India on Wednesday successfully launched its latest advanced satellite that will give a big boost to the strategic communication and networking capabilities of the Indian Air Force.
In a launch that came with many firsts, the 2,250 kg geo-stationary satellite GSAT-7A built by the Indian Space Research Organisation provides for a secure mode of communication and will be for the exclusive use of the IAF.
Dubbed as “Angry Bird”, the satellite is expected to enable the force to interlink different ground radar stations, ground airbase and Airborne early warning and control aircraft.
After a 26-hour countdown, ISRO’s rocket GSLV-F11 carrying the satellite lifted off at 4.10 pm from the second launch pad at Sriharikota, about 110 km from Chennai.
Around 19 minutes after the lift-off, the geosynchronous launch vehicle injected the satellite into the intended orbit. It will be placed in its final geostationary orbit using the onboard propulsion systems.
According to ISRO, the satellite would take a few days after separation from the launcher to reach its orbital slot.
ISRO scientists broke into cheers after the satellite was placed into the designated orbit.
According to the space agency officials, the advanced communication satellite would facilitate exclusive frequency flight communication for the IAF.
“The launch is a tremendous jump in our networking capabilities. It will be very beneficial to our communication network,” IAF chief Air Chief Marshal B S Dhanoa told reporters in Jodhpur.
The mission life of the GSAT-7A is eight years. It will provide communication in Ku-band over the Indian region.
From the Mission Control Centre, ISRO Chairman K Sivan said the “successful and safe” launch was the third one in 35 days and came close on the heels of the “grand success” of two missions in November.
The GSLV-F11 successfully injected the “advanced” communication GSAT-7A into orbit, an elated Sivan said, describing the mission as “wonderful.”
This was the heaviest satellite lifted by the GSLV with indigenous cryogenic stage, he added.
The mission came with many firsts, including increased propellant loading and other features, the ISRO chief said.
The “cryogenic stage is burnt to depletion to get a super synchronous transfer orbit to enhance the life of the satellite,” he said.
The satellite also came with new technology regarding the antenna to improve the performance, Sivan said.
Its solar panels have been deployed and orbit raising manoeuvres will be done from Thursday morning from Bengaluru, he said.
Wednesday’s mission also gave the scientists some anxious moments “as the weather god was not very conducive some one week back,” Sivan noted.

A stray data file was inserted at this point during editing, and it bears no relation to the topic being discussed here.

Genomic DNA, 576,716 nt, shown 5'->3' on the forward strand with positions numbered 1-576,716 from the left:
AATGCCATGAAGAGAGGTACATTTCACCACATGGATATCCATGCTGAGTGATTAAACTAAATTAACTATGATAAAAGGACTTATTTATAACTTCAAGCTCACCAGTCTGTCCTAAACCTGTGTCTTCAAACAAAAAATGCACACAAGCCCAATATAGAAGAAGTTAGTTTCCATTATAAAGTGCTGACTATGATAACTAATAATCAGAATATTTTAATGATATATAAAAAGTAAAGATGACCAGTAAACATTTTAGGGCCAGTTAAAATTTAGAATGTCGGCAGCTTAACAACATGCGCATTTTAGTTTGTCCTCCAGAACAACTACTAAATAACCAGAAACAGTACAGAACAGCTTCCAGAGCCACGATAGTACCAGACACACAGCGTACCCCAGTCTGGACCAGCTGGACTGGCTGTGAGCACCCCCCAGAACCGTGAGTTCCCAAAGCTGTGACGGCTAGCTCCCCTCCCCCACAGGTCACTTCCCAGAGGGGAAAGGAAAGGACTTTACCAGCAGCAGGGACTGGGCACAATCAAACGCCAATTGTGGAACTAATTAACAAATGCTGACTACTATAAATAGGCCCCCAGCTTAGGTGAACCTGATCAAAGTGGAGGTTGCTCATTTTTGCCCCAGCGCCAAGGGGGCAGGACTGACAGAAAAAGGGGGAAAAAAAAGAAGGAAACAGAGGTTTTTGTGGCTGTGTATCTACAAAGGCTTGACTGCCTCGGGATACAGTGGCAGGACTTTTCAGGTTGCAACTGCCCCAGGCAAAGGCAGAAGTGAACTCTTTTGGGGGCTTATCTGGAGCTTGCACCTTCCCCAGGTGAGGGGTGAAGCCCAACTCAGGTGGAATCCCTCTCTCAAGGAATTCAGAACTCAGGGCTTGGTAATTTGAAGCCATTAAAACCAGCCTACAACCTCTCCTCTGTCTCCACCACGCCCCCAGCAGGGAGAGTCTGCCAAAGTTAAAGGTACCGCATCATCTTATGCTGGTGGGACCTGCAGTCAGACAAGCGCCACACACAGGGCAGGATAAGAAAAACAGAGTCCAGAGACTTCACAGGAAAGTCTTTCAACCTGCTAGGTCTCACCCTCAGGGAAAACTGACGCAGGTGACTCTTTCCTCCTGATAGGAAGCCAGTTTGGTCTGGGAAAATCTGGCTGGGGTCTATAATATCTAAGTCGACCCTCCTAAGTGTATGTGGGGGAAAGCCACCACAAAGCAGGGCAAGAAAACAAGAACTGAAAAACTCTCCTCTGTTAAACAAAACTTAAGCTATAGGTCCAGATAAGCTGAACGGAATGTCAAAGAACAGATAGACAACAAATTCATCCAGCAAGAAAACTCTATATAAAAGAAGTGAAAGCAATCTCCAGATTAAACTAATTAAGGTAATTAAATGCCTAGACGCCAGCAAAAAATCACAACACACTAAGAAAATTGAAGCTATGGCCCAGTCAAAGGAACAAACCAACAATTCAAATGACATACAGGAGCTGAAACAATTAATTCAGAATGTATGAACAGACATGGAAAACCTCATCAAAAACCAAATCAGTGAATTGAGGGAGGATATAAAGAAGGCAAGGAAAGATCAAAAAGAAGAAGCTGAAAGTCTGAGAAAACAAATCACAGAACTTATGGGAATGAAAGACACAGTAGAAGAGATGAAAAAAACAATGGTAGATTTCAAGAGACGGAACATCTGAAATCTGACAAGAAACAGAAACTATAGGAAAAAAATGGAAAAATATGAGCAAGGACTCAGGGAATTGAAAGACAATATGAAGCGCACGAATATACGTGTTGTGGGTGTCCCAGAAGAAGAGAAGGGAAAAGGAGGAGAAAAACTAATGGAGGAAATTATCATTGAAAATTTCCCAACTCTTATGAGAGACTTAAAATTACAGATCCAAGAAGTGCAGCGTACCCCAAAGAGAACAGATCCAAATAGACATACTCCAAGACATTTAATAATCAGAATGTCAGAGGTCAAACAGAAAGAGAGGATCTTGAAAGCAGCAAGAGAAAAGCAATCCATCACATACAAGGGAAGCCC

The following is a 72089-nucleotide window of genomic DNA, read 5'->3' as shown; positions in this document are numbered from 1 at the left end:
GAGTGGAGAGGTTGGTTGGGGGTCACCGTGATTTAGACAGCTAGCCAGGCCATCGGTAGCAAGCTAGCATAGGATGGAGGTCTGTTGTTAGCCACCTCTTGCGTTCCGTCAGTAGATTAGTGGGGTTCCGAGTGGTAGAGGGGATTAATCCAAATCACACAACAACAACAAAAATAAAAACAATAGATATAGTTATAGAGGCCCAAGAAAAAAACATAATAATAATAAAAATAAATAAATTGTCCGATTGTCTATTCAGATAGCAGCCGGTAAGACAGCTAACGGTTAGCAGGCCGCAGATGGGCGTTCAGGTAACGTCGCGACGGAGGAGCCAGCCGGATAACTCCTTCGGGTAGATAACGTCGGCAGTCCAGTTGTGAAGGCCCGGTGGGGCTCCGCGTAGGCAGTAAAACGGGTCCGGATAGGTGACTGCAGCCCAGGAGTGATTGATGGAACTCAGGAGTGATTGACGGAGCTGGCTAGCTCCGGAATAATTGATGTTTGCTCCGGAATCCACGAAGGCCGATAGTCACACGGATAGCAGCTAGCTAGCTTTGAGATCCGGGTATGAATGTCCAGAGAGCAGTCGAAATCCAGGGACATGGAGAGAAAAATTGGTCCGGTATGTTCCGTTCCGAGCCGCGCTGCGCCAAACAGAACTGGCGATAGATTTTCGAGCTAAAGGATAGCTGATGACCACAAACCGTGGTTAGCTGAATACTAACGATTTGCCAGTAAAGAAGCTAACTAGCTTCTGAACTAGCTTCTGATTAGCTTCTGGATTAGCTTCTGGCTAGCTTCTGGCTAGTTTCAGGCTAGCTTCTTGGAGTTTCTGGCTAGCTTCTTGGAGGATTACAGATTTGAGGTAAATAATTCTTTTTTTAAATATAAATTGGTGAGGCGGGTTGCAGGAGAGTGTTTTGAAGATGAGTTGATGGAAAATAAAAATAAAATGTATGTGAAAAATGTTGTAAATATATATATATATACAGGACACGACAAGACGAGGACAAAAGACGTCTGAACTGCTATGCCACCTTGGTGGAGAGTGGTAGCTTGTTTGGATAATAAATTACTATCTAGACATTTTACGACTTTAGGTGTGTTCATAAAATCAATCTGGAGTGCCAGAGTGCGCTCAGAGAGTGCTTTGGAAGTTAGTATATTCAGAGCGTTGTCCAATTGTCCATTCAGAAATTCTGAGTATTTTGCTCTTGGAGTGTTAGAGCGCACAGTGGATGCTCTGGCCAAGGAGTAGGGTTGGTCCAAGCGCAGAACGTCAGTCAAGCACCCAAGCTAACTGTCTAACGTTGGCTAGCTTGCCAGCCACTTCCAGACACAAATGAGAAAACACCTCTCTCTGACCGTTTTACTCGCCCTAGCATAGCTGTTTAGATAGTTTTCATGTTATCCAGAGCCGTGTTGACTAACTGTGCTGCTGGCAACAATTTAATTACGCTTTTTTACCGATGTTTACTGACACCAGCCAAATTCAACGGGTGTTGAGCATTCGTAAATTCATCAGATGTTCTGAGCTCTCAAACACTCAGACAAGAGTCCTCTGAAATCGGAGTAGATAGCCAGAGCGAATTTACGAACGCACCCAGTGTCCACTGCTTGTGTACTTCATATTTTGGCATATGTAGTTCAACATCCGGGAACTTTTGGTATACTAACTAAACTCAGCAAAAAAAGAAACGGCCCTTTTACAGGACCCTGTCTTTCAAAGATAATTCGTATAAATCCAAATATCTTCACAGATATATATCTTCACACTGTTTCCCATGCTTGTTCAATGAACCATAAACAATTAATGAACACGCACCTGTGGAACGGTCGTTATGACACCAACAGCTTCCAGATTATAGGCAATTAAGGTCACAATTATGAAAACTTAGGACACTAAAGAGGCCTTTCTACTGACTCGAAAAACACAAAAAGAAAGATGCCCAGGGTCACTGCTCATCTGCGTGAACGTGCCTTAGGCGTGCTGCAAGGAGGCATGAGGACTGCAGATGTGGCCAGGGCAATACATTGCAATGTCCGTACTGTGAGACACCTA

However, the meteorological team gave correct predictions, he said and congratulated the ISRO team members behind the successful launch, the last for this calendar year.
“This is the last mission of this year. We are going to initiate the new year with a grand mission soon,” he said.
Sivan said the new year would see ISRO taking up challenging launches, including the Chandrayaan-2 moon mission.
The GSLV-F11 is the ISRO’s fourth generation launch vehicle with three stages.
Four liquid strap-ons and a solid rocket motor at the core form the first stage of the launch vehicle, while the second stage is equipped with a high-thrust engine using liquid fuel, ISRO said.
The Cryogenic Upper Stage forms the third and final stage of the vehicle.
The seventh launch of 2018 from Sriharikota marks the 69th mission of GSLV-F11 for ISRO.
Sivan said the second stage propellant loading of the launch vehicle was increased from 37.5 tonnes to 40 tonnes while cryogenic stage propellant loading from 12 tonnes to 15 tonnes along with enhanced thrust value for cryogenic stage, he said.
“This has been successfully demonstrated in this mission and we got 2,000 km more than what we expected. This is a great achievement,” he said.
Referring to the salient features of the Wednesday launch, Vikram Sarabhai Space Centre Director S Somanath said the vehicle was an improved version where scientists brought changes in the cryogenic stage as well as second stage to improve payload capability.
“This resulted in a lot of engineering changes and new elements. The GSLV vehicle itself is 1.5 metres longer than the previous GSLVs and it calls for understanding aerodynamics, hardware design and control systems,” he said.
He congratulated the ISRO team for “meticulously” undertaking all the new changes and making a successful launch.
“This is the sixth consecutive success of the GSLV. It only shows that this vehicle is going to stay longer and to make more missions in the years to come with improved capability,” he said.
On November 14, ISRO’s GSLV-MkIII-D, which is dubbed by the ISRO as the ‘Bahubali’ or “fat boy” of Indian rockets, injected into orbit a 3,423 kg communication satellite GSAT-29, the country’s heaviest to be put into orbit.
India’s earth observation satellite HysIS and 30 other co-passenger satellites from eight countries were launched onboard ISRO’s trusted workhorse Polar Satellite Launch Vehicle on November 29.